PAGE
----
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Dale Wetzel, Associated Press
North Dakota state Reps. Gary Sukut, left, R-Williston, and Mike Schatz, right, R-New England, listen on Thursday, Jan. 26, 2012, in the Roughrider Room of the North Dakota Capitol in Bismarck, N.D., during a meeting of a legislative committee that is studying the effects of western North Dakota's oil development on local schools and public works. Behind Sukut and Schatz are pictures of overcrowded rooms in the Williston, N.D., public schools in northwestern North Dakota. Groups of city, county and school officials testified during Thursday's hearing.

BISMARCK, N.D. — In the last two years, Williston school superintendent Viola LaFontaine has had to manage an influx of 480 new students brought by the region's oil boom, an increase of 22 percent. Next year, she's planning for another 1,200.

"In the past two years, we've actually grown pretty much a whole elementary school," LaFontaine said.

Until recently, Watford City Mayor Brent Sanford didn't worry about zoning or city planning. The city didn't have a building inspector or city planner.

Now, he's overseeing a building frenzy in the McKenzie County community, which is expected to grow from 1,744 — the last official census count — to more than 7,500.

"We're speaking a language we've never heard of in Watford City, because there weren't homes built there for 25 years," Sanford said. "We're talking about developer agreements and on- and off-site improvements ...We hadn't heard of this stuff."

The city used to have zero registered sex offenders, Sanford said. Now, it has 28.

"We're not built to deal with that kind of impact," he said.

LaFontaine and Sanford were among a number of city, county and school officials who spoke to the North Dakota Legislature's interim energy committee on Thursday, asking lawmakers to support more state aid for western North Dakota's oil-producing region.

State laws that give a slice of oil revenues to local governments, and provide them with a share of state sales tax collections, are not adequate to meet the mushrooming demands for building new streets, sewer lines, water treatment facilities and classrooms, they said.

Housing is in such demand, said Shawn Kessel, Dickinson's city administrator, that his uncle, Todd Lynch, who owns a four-bedroom home in Dickinson, sleeps in one bedroom and rents out the other three at $800 a month each.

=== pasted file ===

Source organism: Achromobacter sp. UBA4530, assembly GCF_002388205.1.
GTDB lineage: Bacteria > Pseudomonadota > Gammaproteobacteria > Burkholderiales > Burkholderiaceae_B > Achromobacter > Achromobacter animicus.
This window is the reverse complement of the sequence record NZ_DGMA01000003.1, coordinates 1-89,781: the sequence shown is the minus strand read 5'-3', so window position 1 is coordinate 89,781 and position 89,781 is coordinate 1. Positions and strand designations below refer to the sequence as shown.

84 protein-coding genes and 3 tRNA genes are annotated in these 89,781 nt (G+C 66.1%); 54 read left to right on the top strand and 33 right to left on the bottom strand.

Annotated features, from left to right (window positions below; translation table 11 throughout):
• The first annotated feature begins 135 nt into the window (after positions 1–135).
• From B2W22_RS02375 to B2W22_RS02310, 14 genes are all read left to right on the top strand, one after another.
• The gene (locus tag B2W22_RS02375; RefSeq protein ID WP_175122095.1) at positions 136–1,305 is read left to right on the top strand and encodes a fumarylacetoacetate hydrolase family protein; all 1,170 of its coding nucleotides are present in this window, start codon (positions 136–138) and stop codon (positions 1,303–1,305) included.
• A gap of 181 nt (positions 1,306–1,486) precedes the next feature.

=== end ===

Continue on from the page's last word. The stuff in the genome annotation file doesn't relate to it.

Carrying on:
City sanitation truck drivers have been recruited while on their garbage routes because oil companies prize employees who are licensed to drive commercial trucks, Kessel said.

Although the census counted Dickinson's population at about 18,000, Kessel believes the city is serving about 22,000 people. North Dakota State University has estimated the city's population will grow to 35,000 people within four years, Kessel said.

"We're going to have to basically pick up the city of Mandan and drop it into the city of Dickinson, and do it in four to five years," he said. "That means adding all the roads, all the fire, all the police, and everything else."

The committee's chairman, Sen. Rich Wardner, R-Dickinson, who is the Senate's Republican majority leader, said the panel will present suggestions to the 2013 Legislature for providing more aid to local governments.

The Legislature took aggressive steps last year to funnel more state support for western North Dakota's public works, but the demand is greater, Wardner said. He said the panel would study ways to divert a larger share of a state oil production tax to local governments.

In the last five years, North Dakota's oil production has risen from 115,370 barrels daily to 509,374, which is greater than Ecuador, a South American OPEC country.

More than 6,000 wells are operating in western North Dakota, compared to 3,415 five years ago. North Dakota's Department of Mineral Resources expects the total to rise past 20,000 in the next 10 to 20 years.

Brad Bekkedahl, a Williston city commissioner, said that although the city's population of more than 14,000 is growing rapidly, almost 1,000 longtime residents have left in the last two years, fed up with the city's newly acquired crowding and traffic problems.

"Those are the people that built our churches, went to our PTAs. They built our community. It's tough to lose those people," Bekkedahl said. "We're getting more back in, but we're losing our core."